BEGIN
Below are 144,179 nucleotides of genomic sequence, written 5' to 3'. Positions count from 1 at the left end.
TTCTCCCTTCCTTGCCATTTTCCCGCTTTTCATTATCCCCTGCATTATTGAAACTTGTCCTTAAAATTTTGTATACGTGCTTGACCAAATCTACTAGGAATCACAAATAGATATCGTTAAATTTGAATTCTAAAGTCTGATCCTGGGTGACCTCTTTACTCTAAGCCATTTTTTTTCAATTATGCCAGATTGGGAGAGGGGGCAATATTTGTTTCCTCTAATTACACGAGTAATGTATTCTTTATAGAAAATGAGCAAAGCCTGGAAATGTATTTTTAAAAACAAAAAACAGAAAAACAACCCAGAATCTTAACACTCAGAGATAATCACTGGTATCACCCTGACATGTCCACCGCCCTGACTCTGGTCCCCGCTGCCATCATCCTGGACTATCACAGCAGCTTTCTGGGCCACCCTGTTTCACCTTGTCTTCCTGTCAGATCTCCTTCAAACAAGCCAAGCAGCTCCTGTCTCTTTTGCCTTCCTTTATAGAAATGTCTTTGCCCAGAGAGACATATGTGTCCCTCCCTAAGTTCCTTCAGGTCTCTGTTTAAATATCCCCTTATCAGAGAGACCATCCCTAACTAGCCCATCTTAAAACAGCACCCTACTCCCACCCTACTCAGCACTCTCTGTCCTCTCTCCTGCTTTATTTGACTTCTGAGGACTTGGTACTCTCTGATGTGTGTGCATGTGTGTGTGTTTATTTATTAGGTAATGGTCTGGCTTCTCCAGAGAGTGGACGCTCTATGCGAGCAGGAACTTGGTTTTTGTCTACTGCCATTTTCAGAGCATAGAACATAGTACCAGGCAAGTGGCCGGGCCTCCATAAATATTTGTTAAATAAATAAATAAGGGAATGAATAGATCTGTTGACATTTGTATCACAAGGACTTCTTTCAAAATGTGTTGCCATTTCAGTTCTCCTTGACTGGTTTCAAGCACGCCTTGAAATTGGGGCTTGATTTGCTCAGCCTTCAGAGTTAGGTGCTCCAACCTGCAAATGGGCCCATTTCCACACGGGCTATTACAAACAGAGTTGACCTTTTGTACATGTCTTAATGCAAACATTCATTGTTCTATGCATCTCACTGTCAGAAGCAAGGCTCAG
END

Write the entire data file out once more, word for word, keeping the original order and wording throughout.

Below are 144,179 nucleotides of genomic sequence, written 5' to 3'. Positions count from 1 at the left end.
TTCTCCCTTCCTTGCCATTTTCCCGCTTTTCATTATCCCCTGCATTATTGAAACTTGTCCTTAAAATTTTGTATACGTGCTTGACCAAATCTACTAGGAATCACAAATAGATATCGTTAAATTTGAATTCTAAAGTCTGATCCTGGGTGACCTCTTTACTCTAAGCCATTTTTTTTCAATTATGCCAGATTGGGAGAGGGGGCAATATTTGTTTCCTCTAATTACACGAGTAATGTATTCTTTATAGAAAATGAGCAAAGCCTGGAAATGTATTTTTAAAAACAAAAAACAGAAAAACAACCCAGAATCTTAACACTCAGAGATAATCACTGGTATCACCCTGACATGTCCACCGCCCTGACTCTGGTCCCCGCTGCCATCATCCTGGACTATCACAGCAGCTTTCTGGGCCACCCTGTTTCACCTTGTCTTCCTGTCAGATCTCCTTCAAACAAGCCAAGCAGCTCCTGTCTCTTTTGCCTTCCTTTATAGAAATGTCTTTGCCCAGAGAGACATATGTGTCCCTCCCTAAGTTCCTTCAGGTCTCTGTTTAAATATCCCCTTATCAGAGAGACCATCCCTAACTAGCCCATCTTAAAACAGCACCCTACTCCCACCCTACTCAGCACTCTCTGTCCTCTCTCCTGCTTTATTTGACTTCTGAGGACTTGGTACTCTCTGATGTGTGTGCATGTGTGTGTGTTTATTTATTAGGTAATGGTCTGGCTTCTCCAGAGAGTGGACGCTCTATGCGAGCAGGAACTTGGTTTTTGTCTACTGCCATTTTCAGAGCATAGAACATAGTACCAGGCAAGTGGCCGGGCCTCCATAAATATTTGTTAAATAAATAAATAAGGGAATGAATAGATCTGTTGACATTTGTATCACAAGGACTTCTTTCAAAATGTGTTGCCATTTCAGTTCTCCTTGACTGGTTTCAAGCACGCCTTGAAATTGGGGCTTGATTTGCTCAGCCTTCAGAGTTAGGTGCTCCAACCTGCAAATGGGCCCATTTCCACACGGGCTATTACAAACAGAGTTGACCTTTTGTACATGTCTTAATGCAAACATTCATTGTTCTATGCATCTCACTGTCAGAAGCAAGGCTCAG